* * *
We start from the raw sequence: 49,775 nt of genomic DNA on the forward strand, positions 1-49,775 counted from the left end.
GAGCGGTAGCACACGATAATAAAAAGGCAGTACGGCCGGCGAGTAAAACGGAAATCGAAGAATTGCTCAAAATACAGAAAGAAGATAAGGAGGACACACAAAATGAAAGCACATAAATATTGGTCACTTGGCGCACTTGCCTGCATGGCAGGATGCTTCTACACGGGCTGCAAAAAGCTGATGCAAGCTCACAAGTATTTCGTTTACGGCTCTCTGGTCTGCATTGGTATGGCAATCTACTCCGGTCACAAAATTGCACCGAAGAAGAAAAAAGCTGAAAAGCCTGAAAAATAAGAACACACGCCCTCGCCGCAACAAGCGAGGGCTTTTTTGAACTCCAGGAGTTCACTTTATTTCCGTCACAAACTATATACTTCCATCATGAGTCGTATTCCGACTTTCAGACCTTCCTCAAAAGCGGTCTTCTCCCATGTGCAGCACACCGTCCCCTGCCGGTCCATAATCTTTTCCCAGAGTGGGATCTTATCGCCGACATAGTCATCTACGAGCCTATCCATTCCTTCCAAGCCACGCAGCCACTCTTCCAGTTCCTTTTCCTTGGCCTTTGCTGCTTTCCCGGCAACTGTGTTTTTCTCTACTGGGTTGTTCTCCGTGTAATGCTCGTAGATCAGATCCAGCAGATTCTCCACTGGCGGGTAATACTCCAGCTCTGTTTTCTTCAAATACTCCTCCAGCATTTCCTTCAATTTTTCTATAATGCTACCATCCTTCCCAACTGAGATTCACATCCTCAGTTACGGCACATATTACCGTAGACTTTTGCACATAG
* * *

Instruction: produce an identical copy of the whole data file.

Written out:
We start from the raw sequence: 49,775 nt of genomic DNA on the forward strand, positions 1-49,775 counted from the left end.
GAGCGGTAGCACACGATAATAAAAAGGCAGTACGGCCGGCGAGTAAAACGGAAATCGAAGAATTGCTCAAAATACAGAAAGAAGATAAGGAGGACACACAAAATGAAAGCACATAAATATTGGTCACTTGGCGCACTTGCCTGCATGGCAGGATGCTTCTACACGGGCTGCAAAAAGCTGATGCAAGCTCACAAGTATTTCGTTTACGGCTCTCTGGTCTGCATTGGTATGGCAATCTACTCCGGTCACAAAATTGCACCGAAGAAGAAAAAAGCTGAAAAGCCTGAAAAATAAGAACACACGCCCTCGCCGCAACAAGCGAGGGCTTTTTTGAACTCCAGGAGTTCACTTTATTTCCGTCACAAACTATATACTTCCATCATGAGTCGTATTCCGACTTTCAGACCTTCCTCAAAAGCGGTCTTCTCCCATGTGCAGCACACCGTCCCCTGCCGGTCCATAATCTTTTCCCAGAGTGGGATCTTATCGCCGACATAGTCATCTACGAGCCTATCCATTCCTTCCAAGCCACGCAGCCACTCTTCCAGTTCCTTTTCCTTGGCCTTTGCTGCTTTCCCGGCAACTGTGTTTTTCTCTACTGGGTTGTTCTCCGTGTAATGCTCGTAGATCAGATCCAGCAGATTCTCCACTGGCGGGTAATACTCCAGCTCTGTTTTCTTCAAATACTCCTCCAGCATTTCCTTCAATTTTTCTATAATGCTACCATCCTTCCCAACTGAGATTCACATCCTCAGTTACGGCACATATTACCGTAGACTTTTGCACATAG